Salvador Minuchin

Updated October 5, 2022 by BetterHelp Editorial Team

When you think a person could benefit from therapy, there might be more to happening below the surface, as their behaviors are typically just a piece of the bigger puzzle. Family therapy is a way of looking at and treating a person's challenges. Salvador Minuchin was one of the leading experts in the field, as Minuchin was one of the creators of Structural Family Therapy.

Interested In Learning More About Salvador Minuchin Family Therapy?

Who Is Salvador Minuchin?

Born in Argentina in 1921, Salvador Minuchin is credited with changing the process of how family therapy techniques work. Minuchin's past provided him with many examples of how the dynamics of a family routinely change and have an impact on the way the family can function. Salvador Minuchin's family was involved, strict, and fair, and worked together to support one another. Salvador Minuchin witnessed a change in the hierarchy of his family when his father lost his business, and Minuchin's uncle took over as the figurative head of the household when he wasn't present.

Salvador Minuchin attended medical school planning on becoming a practicing pediatrician. However, Salvador Minuchin ended up enlisting as a physician for the Israeli army in 1948 before finishing his medicine studies. After serving, Minuchin studied child psychology in New York before returning to Israel with his wife. Minuchin worked to help disturbed children, many of whom were survivors of the holocaust. After several years, Minuchin returned to the United States with a plan to become a psychoanalyst. However, while practicing child psychiatry at a the Wiltwyck School for delinquent boys in New York, Minuchin noticed something with New York children living in poor neighborhoods. The treatments that they were taught to use were ineffective in reaching these children. Salvador Minuchin and a group of other therapists, including his close friend Jay Haley who was one of the founding fathers of brief therapy, began to look for a different solution

What Did Salvador Minuchin Discover?

When Salvador Minuchin started, therapists were using more of a sit back and listen approach. Minuchin felt that the root of most childhood problems is not within the child but the family unit. Therefore, to change the child's behavior, the therapist must help change the family dynamics."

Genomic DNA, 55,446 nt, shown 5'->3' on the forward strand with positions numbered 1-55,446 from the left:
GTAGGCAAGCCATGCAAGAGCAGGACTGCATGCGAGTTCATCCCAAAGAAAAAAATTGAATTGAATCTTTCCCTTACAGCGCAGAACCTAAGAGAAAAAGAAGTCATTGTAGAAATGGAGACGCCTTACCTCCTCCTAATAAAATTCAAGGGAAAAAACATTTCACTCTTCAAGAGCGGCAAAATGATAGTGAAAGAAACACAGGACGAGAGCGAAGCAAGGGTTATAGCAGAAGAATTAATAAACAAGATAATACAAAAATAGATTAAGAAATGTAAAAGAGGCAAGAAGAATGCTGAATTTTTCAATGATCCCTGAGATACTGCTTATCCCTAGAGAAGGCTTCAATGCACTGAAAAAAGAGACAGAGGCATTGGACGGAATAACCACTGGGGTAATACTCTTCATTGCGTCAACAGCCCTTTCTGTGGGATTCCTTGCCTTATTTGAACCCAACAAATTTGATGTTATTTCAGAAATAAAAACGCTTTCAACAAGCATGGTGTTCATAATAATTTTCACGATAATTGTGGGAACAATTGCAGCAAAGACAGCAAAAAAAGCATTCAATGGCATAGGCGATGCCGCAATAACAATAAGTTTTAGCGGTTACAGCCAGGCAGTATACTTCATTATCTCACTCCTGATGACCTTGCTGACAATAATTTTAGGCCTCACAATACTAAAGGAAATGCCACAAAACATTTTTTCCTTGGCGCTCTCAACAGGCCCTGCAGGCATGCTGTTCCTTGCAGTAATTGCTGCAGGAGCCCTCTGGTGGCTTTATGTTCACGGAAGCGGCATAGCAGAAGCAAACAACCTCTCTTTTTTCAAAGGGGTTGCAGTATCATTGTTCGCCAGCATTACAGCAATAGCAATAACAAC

Salvador Minuchin realized what they were doing was not working and wasn't exactly sure what needed to be done differently. Minuchin and other therapists developed a study process where they asked other professionals, such as teachers, supervisors, and colleagues, to sit behind a one-way mirror and watch as they interviewed families. Salvador Minuchin and the therapists wanted feedback and what they were doing, and from those studies, they began to build the idea of active family therapy. Years later, he would also develop a psychosomatic model for treating anorexia nervosa.

Structural Family Therapy

Where individual therapy is focused on the individual in therapy and their behaviors, family therapists focus on the dynamics of the family as a whole and the impact that it has on the individual. Salvador Minuchin saw the impact that family life played on the individual. Minuchin also noticed that using the approach of sitting back and listening to the family was not working to help the family improve their behavior.

In the 1960s, Salvador Minuchin developed Structural Family Therapy. The form of therapy is useful when providing treatment for at-risk children and families. This includes single-parent families, blended families, extended families, and those that face difficult socio-economic situations. The purpose of this type of treatment is to find and change the disruptive behaviors that exist within a family unit. 

How Family Structure Therapy Works

When a therapist is using Family Structure Therapy with a patient, they pinpoint the hierarchy of the family. They are looking to find out what the family rules are, who has the power, and what the structure is. To successfully do this, the therapist must play an active role in working with the family. It will not work if they simply sit back and observe.

Family Sub-Systems

These are smaller groups that exist within the family. Each group serves its specific purpose. The main groups include:

  • Spousal - husband, and wife
  • Parental - parent and child
  • Siblings - brothers and sisters
  • Extended - includes grandparents, aunts, uncles, and other distant relatives